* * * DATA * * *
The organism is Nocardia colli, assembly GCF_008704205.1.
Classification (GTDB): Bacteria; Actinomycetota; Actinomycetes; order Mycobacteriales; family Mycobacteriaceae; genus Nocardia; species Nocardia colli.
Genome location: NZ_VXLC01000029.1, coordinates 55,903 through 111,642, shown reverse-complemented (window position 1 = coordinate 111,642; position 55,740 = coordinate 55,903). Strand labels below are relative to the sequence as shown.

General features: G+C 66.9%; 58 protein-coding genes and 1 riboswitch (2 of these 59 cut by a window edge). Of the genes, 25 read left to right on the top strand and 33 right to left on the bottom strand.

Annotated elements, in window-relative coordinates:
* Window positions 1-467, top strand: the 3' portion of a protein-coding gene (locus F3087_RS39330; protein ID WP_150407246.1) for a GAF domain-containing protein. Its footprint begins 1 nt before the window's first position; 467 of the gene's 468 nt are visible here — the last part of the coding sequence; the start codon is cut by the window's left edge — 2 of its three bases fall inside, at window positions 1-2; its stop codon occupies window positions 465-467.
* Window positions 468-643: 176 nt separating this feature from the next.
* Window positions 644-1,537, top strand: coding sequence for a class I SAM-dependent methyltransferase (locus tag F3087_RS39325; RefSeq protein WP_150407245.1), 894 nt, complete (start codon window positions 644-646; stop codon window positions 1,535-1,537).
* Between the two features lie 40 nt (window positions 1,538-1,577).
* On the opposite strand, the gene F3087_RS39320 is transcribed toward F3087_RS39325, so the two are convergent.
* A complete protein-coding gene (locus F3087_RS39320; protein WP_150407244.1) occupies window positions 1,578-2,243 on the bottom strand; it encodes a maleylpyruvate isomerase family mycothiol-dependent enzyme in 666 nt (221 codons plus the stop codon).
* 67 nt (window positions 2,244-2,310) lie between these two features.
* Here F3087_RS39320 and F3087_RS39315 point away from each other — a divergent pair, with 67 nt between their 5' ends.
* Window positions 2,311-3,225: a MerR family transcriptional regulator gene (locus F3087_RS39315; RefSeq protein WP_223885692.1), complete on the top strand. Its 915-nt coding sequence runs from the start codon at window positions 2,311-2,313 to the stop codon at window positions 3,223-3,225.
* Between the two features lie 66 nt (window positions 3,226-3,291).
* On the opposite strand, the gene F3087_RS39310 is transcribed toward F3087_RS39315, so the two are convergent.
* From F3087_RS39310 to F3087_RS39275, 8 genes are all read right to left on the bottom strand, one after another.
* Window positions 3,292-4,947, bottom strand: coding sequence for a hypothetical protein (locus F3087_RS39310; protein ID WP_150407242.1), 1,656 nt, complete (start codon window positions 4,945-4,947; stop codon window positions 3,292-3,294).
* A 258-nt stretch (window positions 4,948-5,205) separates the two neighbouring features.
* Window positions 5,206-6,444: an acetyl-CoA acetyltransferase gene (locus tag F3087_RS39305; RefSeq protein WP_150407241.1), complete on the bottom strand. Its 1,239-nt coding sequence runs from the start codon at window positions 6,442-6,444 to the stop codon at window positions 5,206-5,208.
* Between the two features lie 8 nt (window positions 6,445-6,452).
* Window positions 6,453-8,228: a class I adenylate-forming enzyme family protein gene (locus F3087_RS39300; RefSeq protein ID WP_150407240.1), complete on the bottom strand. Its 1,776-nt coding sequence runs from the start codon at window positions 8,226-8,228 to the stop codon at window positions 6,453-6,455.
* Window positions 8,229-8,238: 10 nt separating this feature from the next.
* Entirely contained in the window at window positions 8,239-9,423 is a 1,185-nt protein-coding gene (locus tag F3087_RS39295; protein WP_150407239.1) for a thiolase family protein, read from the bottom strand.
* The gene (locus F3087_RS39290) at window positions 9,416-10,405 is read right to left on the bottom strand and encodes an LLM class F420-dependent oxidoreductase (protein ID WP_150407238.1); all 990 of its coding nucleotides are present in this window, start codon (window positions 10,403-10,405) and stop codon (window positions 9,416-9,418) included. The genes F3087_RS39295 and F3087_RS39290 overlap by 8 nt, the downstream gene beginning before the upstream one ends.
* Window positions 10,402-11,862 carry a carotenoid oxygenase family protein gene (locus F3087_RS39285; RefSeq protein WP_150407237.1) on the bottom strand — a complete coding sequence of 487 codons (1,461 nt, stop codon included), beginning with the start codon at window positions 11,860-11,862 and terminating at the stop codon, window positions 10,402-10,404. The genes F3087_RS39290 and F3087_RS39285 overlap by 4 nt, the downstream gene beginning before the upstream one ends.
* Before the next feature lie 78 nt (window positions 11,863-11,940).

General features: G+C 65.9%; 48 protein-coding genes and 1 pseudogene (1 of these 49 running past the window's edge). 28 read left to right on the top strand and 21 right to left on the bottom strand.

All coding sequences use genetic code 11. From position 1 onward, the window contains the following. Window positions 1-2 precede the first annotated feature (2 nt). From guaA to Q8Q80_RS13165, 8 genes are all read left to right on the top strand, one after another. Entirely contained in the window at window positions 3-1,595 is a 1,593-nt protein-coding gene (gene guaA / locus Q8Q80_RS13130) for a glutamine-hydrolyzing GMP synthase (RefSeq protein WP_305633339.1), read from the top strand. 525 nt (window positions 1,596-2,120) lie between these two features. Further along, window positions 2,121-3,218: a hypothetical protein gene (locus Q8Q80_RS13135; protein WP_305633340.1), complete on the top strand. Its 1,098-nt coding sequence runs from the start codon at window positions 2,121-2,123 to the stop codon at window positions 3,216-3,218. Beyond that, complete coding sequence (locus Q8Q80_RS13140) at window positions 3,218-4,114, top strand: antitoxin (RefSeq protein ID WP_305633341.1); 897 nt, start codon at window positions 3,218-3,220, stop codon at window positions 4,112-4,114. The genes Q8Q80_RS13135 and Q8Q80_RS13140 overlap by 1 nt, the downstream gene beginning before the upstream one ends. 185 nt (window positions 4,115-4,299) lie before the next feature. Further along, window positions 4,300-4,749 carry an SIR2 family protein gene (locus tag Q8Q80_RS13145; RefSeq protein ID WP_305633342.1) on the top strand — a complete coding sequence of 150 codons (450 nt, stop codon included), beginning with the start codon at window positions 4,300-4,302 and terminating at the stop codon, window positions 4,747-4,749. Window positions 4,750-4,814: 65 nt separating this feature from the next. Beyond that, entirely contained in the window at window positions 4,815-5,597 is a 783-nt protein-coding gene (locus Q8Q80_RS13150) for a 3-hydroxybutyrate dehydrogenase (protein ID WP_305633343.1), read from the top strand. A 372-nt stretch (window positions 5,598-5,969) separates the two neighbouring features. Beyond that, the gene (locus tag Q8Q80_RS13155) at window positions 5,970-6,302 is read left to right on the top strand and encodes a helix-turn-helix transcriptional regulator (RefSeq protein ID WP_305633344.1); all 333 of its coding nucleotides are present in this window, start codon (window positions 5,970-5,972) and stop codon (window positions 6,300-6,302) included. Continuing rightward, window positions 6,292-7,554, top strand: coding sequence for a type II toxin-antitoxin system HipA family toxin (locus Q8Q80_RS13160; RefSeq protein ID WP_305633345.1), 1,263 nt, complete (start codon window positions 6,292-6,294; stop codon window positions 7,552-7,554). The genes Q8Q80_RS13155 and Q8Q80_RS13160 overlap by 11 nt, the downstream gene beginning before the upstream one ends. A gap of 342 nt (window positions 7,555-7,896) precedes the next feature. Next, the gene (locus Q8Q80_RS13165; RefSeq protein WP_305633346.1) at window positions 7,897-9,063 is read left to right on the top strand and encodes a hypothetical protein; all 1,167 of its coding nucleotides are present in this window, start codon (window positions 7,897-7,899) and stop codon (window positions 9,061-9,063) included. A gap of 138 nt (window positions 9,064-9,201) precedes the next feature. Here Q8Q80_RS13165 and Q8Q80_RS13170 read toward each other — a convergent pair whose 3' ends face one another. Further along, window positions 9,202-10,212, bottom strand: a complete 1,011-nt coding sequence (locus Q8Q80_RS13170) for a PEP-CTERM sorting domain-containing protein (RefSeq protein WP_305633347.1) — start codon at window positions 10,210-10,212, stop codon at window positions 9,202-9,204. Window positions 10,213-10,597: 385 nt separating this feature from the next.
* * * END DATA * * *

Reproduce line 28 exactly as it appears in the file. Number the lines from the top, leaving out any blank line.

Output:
General features: G+C 65.9%; 48 protein-coding genes and 1 pseudogene (1 of these 49 running past the window's edge). 28 read left to right on the top strand and 21 right to left on the bottom strand.